15 years ago, I was 32, married and serving in Korea as a Korean Linguist/Voice Interceptor. I was cursing the day I was so stupid as to enlist in the Army as a 30-year-old man, but in my two years in the Army, I had gotten into pretty decent physical shape and and was making better money than I had since I'd gotten married. I planned to use my G.I. Bill money to go back to school and finish my degree, finally start the life I'd always wanted. And thanks to Army medical benefits, my wife and I were thinking about starting a family as well.

10 years ago, I was 37 and working at T.V. Guide as a supervisor. I had gone back to school long enough to get an Associate's Degree, but had not been able to find a good Bachelor's program that I a) wanted to study, and b) could take at night while working a full-time job, and c) could afford. Earlier that year, my first daughter had died, and it had affected me deeply. Over the summer, I had made a last half-hearted attempt at breaking into screenwriting, but it went nowhere. I finally had to admit that even if I could beat the very long odds against me becoming a professional screenwriter, I did not want to become the person I would have to be to succeed at it. So I was following a friend's advice and working on a novel, based on my experiences in the Army. I hated my job, my marriage was in trouble, and I was having an affair with a woman I knew on-line. And my wife was pregnant with our second child.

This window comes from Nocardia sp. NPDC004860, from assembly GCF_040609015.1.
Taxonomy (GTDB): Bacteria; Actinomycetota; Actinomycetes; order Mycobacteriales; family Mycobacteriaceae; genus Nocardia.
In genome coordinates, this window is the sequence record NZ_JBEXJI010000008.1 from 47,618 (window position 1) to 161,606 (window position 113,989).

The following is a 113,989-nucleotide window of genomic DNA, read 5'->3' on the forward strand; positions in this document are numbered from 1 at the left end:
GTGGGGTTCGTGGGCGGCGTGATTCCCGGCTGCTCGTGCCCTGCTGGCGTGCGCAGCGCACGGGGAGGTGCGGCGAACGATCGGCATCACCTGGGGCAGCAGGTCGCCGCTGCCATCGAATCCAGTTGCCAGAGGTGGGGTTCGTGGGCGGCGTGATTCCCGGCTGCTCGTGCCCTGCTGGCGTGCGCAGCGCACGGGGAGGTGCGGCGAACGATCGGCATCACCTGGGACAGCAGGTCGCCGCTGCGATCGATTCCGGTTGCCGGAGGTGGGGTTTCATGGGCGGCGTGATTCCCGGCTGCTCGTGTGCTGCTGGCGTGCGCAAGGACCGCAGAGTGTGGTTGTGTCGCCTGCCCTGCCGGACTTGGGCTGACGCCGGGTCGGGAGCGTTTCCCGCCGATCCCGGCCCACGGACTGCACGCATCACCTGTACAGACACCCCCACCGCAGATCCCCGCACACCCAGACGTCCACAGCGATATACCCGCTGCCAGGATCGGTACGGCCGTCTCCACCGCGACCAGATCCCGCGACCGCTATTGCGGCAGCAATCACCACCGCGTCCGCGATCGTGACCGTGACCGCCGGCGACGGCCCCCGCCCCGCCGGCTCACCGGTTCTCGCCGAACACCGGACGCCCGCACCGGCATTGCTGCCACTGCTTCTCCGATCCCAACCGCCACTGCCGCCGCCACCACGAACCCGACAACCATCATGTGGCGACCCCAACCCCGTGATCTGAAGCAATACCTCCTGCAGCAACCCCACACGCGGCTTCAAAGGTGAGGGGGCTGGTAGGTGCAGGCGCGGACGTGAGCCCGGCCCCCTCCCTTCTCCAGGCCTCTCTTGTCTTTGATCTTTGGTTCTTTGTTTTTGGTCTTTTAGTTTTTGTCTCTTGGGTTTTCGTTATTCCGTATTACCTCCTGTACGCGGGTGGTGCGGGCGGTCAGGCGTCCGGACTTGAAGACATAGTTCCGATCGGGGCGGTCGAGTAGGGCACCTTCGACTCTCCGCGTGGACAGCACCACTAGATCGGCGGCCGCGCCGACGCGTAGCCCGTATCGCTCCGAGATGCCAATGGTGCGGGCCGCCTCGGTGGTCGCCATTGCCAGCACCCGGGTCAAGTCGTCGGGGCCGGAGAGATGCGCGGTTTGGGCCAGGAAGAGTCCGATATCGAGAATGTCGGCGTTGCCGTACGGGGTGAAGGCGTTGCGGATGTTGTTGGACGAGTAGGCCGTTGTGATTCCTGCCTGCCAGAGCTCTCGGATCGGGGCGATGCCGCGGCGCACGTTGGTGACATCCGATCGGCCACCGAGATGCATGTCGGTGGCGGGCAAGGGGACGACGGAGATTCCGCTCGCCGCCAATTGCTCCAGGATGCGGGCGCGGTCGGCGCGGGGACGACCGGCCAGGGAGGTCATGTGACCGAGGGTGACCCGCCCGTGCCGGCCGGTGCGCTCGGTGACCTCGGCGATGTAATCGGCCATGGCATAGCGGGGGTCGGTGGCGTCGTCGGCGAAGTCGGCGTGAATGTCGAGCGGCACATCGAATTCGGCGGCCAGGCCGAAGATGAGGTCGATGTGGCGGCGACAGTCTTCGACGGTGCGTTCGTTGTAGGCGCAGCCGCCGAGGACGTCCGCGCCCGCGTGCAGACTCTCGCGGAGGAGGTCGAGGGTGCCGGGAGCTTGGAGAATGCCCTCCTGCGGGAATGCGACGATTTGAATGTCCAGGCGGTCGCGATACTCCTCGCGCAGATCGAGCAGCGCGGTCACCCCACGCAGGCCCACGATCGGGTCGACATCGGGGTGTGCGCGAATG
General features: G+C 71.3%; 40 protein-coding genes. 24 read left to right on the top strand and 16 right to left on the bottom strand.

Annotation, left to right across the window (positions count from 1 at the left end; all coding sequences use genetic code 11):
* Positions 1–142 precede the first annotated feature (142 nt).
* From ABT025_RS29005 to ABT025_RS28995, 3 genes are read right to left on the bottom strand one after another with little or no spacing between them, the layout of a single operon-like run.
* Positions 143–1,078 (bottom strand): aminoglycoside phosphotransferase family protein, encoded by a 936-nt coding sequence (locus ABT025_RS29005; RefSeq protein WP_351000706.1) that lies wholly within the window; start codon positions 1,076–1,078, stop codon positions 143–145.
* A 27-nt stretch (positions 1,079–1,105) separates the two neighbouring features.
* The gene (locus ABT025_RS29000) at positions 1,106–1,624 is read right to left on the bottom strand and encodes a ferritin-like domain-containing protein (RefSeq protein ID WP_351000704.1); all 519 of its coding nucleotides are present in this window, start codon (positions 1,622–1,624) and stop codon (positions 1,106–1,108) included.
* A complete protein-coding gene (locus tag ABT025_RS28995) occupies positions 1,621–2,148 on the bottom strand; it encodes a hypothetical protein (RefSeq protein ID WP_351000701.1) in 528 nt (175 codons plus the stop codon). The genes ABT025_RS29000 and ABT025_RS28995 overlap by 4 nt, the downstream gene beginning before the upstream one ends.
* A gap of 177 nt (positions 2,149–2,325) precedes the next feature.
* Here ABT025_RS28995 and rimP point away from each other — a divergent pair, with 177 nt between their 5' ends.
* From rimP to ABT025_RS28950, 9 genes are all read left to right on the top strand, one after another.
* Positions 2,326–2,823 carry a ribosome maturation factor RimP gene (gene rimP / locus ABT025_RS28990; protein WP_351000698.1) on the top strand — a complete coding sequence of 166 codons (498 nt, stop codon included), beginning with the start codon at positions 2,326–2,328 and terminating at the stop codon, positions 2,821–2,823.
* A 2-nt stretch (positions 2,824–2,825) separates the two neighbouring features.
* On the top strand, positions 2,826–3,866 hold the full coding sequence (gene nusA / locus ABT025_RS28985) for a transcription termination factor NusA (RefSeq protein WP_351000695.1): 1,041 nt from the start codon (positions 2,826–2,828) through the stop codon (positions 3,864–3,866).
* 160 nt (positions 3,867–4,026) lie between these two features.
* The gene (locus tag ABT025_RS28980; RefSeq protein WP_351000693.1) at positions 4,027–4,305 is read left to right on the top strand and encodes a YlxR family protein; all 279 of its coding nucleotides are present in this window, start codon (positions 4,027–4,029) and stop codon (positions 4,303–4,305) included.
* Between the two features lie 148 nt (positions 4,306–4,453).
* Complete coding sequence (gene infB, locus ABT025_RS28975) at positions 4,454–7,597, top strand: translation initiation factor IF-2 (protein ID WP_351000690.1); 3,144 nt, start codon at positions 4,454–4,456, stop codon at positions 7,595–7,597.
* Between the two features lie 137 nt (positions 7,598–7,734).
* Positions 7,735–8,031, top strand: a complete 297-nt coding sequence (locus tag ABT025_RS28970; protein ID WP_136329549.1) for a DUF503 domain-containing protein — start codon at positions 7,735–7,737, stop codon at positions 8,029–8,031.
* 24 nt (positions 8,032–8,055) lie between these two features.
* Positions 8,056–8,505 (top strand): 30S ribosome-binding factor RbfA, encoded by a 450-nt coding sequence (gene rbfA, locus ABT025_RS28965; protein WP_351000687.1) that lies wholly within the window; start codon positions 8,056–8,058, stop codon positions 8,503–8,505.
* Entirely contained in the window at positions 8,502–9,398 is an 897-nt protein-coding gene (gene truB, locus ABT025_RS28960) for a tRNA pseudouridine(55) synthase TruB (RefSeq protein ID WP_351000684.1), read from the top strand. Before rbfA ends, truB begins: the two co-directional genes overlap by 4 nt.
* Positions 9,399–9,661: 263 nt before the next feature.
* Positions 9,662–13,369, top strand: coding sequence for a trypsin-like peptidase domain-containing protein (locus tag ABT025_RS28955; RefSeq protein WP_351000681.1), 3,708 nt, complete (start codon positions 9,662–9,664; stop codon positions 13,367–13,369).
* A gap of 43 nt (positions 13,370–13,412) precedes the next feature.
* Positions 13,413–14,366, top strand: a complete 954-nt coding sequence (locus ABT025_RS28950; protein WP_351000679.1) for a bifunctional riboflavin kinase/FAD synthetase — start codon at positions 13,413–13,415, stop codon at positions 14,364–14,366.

5 years ago, I was 42 and working at Fox 23, where I had started working after leaving TV Guide. I had intended to get my foot in the door by working in Master Control, then move to the production side, but it never happened. My marriage was in the toilet, but I hoped that if I just gave my wife some space, she'd come around. I had published Blue Falcon through iUniverse and was attending a local writers group to see if I could actually finally succeed with the writing thing.

Now I'm 47. I'm still legally married, but I haven't lived with my wife for a year-and-a-half. I'm working part-time as a stocker at Target for minimum wage after being unemployed for months. I'm broke and deeply in debt after making the Biggest Mistake of My Life back in February. My life is in shambles, and my body aches all the time thanks to the kind of work I'm doing. I still have no degree and no good job prospects. I have failed at everything I've ever done. But I have a clever daughter, and I'm in the process of revising a book, probably the best I've written so far.